Side-chain oxidized oxysterols as metabolic regulators in vivo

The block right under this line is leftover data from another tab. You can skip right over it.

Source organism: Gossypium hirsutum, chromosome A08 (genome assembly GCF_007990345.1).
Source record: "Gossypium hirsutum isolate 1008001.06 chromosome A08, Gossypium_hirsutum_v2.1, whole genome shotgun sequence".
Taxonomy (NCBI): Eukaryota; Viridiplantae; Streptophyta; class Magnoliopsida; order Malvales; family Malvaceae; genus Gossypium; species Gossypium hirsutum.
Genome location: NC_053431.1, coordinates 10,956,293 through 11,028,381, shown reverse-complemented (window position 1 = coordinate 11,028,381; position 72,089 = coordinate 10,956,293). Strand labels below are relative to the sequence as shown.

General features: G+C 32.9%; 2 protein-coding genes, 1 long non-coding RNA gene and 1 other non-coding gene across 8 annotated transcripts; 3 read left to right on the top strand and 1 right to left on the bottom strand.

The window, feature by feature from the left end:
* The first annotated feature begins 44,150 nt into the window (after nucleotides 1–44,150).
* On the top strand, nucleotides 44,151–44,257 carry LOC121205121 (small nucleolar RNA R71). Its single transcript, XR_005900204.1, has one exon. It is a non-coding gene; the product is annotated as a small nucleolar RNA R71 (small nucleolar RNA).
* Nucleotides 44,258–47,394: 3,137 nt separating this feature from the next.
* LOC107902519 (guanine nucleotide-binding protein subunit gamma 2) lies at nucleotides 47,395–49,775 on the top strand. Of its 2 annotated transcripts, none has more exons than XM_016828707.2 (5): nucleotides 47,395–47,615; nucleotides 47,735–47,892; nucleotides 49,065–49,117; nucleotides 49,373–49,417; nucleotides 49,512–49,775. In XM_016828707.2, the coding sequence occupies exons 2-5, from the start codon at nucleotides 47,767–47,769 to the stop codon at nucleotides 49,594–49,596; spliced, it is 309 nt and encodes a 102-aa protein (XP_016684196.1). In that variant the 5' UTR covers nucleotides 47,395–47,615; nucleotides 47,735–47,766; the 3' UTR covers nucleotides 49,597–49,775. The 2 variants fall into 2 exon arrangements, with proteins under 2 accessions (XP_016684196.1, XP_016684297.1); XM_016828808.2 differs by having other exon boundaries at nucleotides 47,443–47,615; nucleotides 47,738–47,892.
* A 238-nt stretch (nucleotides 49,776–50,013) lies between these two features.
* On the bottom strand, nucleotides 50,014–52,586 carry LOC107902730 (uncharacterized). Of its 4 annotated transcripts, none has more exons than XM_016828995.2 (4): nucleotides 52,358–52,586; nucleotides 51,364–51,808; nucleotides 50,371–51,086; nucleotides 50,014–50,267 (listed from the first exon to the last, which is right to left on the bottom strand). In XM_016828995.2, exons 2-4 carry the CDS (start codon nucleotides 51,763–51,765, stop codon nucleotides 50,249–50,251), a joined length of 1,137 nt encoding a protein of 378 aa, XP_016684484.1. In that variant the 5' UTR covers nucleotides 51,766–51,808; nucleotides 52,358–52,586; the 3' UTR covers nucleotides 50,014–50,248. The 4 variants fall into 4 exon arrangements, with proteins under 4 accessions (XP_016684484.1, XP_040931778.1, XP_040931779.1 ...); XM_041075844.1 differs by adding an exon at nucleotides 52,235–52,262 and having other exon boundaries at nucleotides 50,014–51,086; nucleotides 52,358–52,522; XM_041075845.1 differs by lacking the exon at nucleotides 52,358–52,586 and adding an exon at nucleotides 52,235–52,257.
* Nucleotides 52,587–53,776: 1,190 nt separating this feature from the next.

Sammanfattning: Oxysterols are oxygenated derivatives of cholesterol characterized by a very short half- life and their ability to pass lipophilic membranes easily, and they are considered as important intermediates in the excretion pathways of cholesterol and its conversion to bile acids. Evidence has been presented that the production and flux of oxysterols in the brain may also be of some importance for cognitive functions. The two major oxysterols in the circulation of human and mouse are 24S-hydroxycholesterol (24S- OH) and 27-hydroxycholesterol (27-OH), which are formed by the cytochrome P450 enzymes cholesterol 24-hydroxylase (CYP46A1) and sterol 27-hydroxylase (CYP27A1), respectively. The two oxysterols 27-OH and 24S-OH are both strong inhibitors of cholesterol synthesis and activators of LXR in vitro. However, their role as physiological regulators under in vivo conditions is controversial. The overall aim of this thesis was to investigate the regulatory role of side-chain oxidized oxysterols as metabolic regulators in vivo. In particular, we have studied the role of 24S-OH and 27-OH as regulators of cholesterol synthesis and activators of LXR. We used mouse models with increased levels of 27-OH like human CYP27A1 overexpressor mice (CYP27A1tg) and Cyp7b1 knockout mice (Cyp7b1-/-), as well as a mouse model with no detectable levels of 27-OH in the circulation, Cyp27a1 knockout mice (Cyp 27a1-/-). The latter mice were treated with cholic acid to compensate for the reduced formation of bile acids. Using Cyp27a1-/- mice, we have also studied the possibility that 27-OH mediates the negative effects of dietary cholesterol on memory function in mice. In Paper I, we studied a possible regulatory role of 27-OH and 24S-OH in the brain, using CYP27A1tg mice and Cyp27a1-/- mice. The levels of 27-OH were increased by approximately 12-fold in the brain of CYP27A1tg mice while levels of 24S-OH were decreased by about 25%, most probably due to increased metabolism by the CYP27A1 enzyme. Evidence was presented that cholesterol synthesis was increased in the brain of the two mouse models. There was no upregulation of the LXR-target genes in the brain of either of the two models. The increased synthesis in the brain of the Cyp27a1-/- mice is probably the consequence of the absence of an inhibitory effect of the flux of 27-OH into the brain. The increased cholesterol synthesis in the brain of the CYP27A1tg mice is probably due to the reduced levels of 24S-OH, leading to reduced inhibition of its synthesis. The results of this study are consistent with the possibility that both 24S-OH and 27-OH have a suppressive effect on cholesterol synthesis in the brain. We also conclude that 27-OH is not a general activator of LXR in this tissue. In Paper II, we examined the role of 27-OH in the liver using the three mouse models described above. Only very modest effects on cholesterol synthesis and LXR target genes were observed in the three mouse models. The overall results do not support the contention either that 27-OH is an important regulator of cholesterol homeostasis, or that 27-OH is an activator of LXR-regulated genes under basal conditions in the liver. It has been reported that treatment of mice with dietary cholesterol leads to upregulation of some LXR target genes in the liver. In a study by Chen et al, such upregulation of three different LXR target genes was not seen when treating mice lacking 24S-OH, 25-OH and 27-OH with dietary cholesterol (Chen et al., 2007). It was concluded that a 24-, 25- or 27-hydroxylation step mediated the effect of dietary cholesterol. We show here that similar effects were obtained when treating Cyp27a1-/- mice with dietary cholesterol, suggesting that the effects are mediated by 27-OH. Most of these effects could however not be observed at either the protein level, or at the level of enzyme activity. The results suggest that 27-OH is a mediator of the cholesterol-induced effects on some LXR target genes when the mice are challenged with a high load of dietary cholesterol. The physiological importance of this effect is difficult to evaluate. In Paper III we compared the two mouse models CYP27A1tg and Cyp7b1-/- mice, both of which have high levels of 27-OH in the circulation and the brain. In contrast to CYP27A1tg mice, the levels of 24S-OH in the brain were not decreased in the latter model, and cholesterol synthesis was not affected. This supports the proposal that 24S- OH is of regulatory importance for cholesterol synthesis in the brain. It has been reported that cholesterol synthesis is reduced in the kidney of Cyp7b1-/- mice. Cholesterol synthesis in the kidney of CYP27A1tg mice was not affected, however. We conclude that factors other than high levels of 27-OH are of importance for the reduced cholesterol synthesis in the kidney of the Cyp7b1-/- mice. In Paper IV we tested the possibility that the negative effect of dietary cholesterol on cognition in mice is mediated by 27-OH. The negative effect of dietary cholesterol on spatial memory observed in wild-type mice was not observed in Cyp27a1-/- mice. The latter mice were also treated with cholic acid to compensate for the reduced synthesis of bile acids. Treatment with dietary cholesterol was shown to lead to reduced levels of the “memory protein” Arc (Activity-Regulated Cytoskeleton-associated protein) in the hippocampus of the wildtype mice. This effect was not seen in the hippocampus of Cyp27a1-/- mice. The results are consistent with the possibility that 27-OH is a mediator of the negative effects of dietary cholesterol on cognition. In conclusion, our results suggest that both 24S-OH and 27-OH may be of some regulatory importance for cholesterol synthesis in the brain but not in the liver. Under normal basal conditions 27-OH does not seem to be a general activator of LXR, either in the brain or in the liver. We discuss the possibility that the different effects on cholesterol synthesis in the two organs may be related to the fact that almost all oxysterols in the brain are in the free form, whereas in the liver, most of them are esterified. In addition, we demonstrate that the negative effects of dietary cholesterol on cognition is mediated by 27-hydroxylation.